Wow. We have come a long way in the past month… I know a lot of start ups say things like that but we have been busy. Late night and early mornings. The daily grind of the nine to five. Essentially working most hours while awake. It’s paying off. WallyBoard has moved from browsers to native android application. No longer relying on an external application source to serve the boards, its all done locally – in house – something we are extremely proud of.
Everything in the app has been re-engineered. When logging in you can either use the administrator view or jump directly into the user mode. The logic behind the board has been updated. Auto dimming / better touch controls / all running on the newest version of Chromium, so no matter what device you run it on, it will be using the latest and greatest. We have customized the board to support two minimum and maximum sizes. All boards are now using high resolution IPS screens.
We also added in magnetic charging ports – Micro USB ports proved to be very challenging for our users.
On the user side of the board, we now have famous works of art as the background – these change on the hour. Our weather code as improved – offering the current condition as well as the temperature. Our Wally character also makes an appearance in the bottom right as the switch to bring up the Wally menu.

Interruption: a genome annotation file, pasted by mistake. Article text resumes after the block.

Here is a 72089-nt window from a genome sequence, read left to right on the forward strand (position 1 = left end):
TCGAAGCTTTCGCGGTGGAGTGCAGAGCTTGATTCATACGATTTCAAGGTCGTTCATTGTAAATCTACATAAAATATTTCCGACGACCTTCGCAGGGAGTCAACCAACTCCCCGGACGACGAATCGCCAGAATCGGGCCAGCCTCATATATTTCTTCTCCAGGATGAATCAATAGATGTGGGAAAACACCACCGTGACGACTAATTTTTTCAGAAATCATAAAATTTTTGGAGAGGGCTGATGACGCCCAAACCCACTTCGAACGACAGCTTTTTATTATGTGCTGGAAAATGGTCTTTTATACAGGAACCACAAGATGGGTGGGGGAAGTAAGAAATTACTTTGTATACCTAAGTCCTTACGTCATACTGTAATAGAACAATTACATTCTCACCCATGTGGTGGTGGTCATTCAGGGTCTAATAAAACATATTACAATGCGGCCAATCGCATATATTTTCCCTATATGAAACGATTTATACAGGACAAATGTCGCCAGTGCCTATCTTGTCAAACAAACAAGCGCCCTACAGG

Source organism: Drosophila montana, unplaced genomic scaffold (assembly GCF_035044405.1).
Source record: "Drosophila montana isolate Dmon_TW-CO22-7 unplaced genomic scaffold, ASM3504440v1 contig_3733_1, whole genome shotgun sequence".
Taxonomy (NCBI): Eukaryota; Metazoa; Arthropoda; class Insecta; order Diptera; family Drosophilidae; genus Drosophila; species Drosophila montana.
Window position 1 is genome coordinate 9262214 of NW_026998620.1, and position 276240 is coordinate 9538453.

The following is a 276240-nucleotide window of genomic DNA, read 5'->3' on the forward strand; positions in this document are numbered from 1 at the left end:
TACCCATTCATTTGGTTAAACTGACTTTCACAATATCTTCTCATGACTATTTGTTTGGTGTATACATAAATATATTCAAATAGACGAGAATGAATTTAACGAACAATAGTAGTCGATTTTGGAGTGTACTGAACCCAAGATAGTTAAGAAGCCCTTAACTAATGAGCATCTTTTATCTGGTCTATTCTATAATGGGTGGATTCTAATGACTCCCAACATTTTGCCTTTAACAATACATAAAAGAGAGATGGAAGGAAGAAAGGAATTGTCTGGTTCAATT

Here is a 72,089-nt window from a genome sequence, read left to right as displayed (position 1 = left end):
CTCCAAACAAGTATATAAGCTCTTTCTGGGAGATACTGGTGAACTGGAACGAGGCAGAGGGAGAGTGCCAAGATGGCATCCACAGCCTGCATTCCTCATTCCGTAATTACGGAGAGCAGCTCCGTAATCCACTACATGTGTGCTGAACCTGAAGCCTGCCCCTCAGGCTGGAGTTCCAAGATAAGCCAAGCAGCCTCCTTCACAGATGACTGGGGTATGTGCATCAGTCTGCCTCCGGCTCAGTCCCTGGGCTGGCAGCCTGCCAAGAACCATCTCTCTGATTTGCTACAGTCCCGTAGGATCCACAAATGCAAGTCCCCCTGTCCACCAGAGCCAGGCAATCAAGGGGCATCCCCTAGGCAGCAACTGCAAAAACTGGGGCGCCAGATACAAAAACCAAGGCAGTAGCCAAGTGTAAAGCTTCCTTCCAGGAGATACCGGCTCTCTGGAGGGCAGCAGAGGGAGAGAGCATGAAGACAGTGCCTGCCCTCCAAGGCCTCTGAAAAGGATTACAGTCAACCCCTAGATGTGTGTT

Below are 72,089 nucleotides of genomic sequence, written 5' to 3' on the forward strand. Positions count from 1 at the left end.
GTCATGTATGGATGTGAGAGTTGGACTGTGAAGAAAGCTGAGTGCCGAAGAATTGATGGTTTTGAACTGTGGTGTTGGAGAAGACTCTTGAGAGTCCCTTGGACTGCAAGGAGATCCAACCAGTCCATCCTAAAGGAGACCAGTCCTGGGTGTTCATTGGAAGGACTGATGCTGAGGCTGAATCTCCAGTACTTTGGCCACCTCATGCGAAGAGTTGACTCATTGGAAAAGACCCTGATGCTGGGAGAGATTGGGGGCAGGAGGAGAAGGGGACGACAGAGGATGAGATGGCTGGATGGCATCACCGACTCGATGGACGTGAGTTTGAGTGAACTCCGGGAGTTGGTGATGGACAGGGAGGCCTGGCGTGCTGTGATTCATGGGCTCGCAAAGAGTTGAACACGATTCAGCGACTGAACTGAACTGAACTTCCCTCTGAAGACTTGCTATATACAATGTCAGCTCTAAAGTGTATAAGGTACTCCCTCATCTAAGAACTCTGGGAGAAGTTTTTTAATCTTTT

Thanks to all the technical updates we did – we’re now offering two new features – Live Internet Radio and Live Web Cams.
We are working on digital audio controls for the radio – right now we are using the on-board rocker switch as you would with your phone. Once we finalize our hardware specs – it will make this easier. There are currently five different test hardware platforms in the wild.
I cannot save enough good things about people who dedicate their time into providing 24/7 live camera feeds on-line. The joy our users have gotten our of simply watching a group of kittens play – or the sun setting over a remote beach as been an overwhelming experience.
So, what next? I’m currently wrapping up the back end system that will allow facilities to control all the boards as an entire integrated system. When that is done, the board to board communication layer will be started and then we will be ready to do a large scale beta test. I am also working with a few hardware manufacturers in efforts to get support for a full facility roll out with at least 100 units taking part in the testing. This though comes with a cost… and a quite hefty one at that… so based of what I hear in the next week or two, we may considering a funding campaign – something I wanted to avoid, but it might be worth it.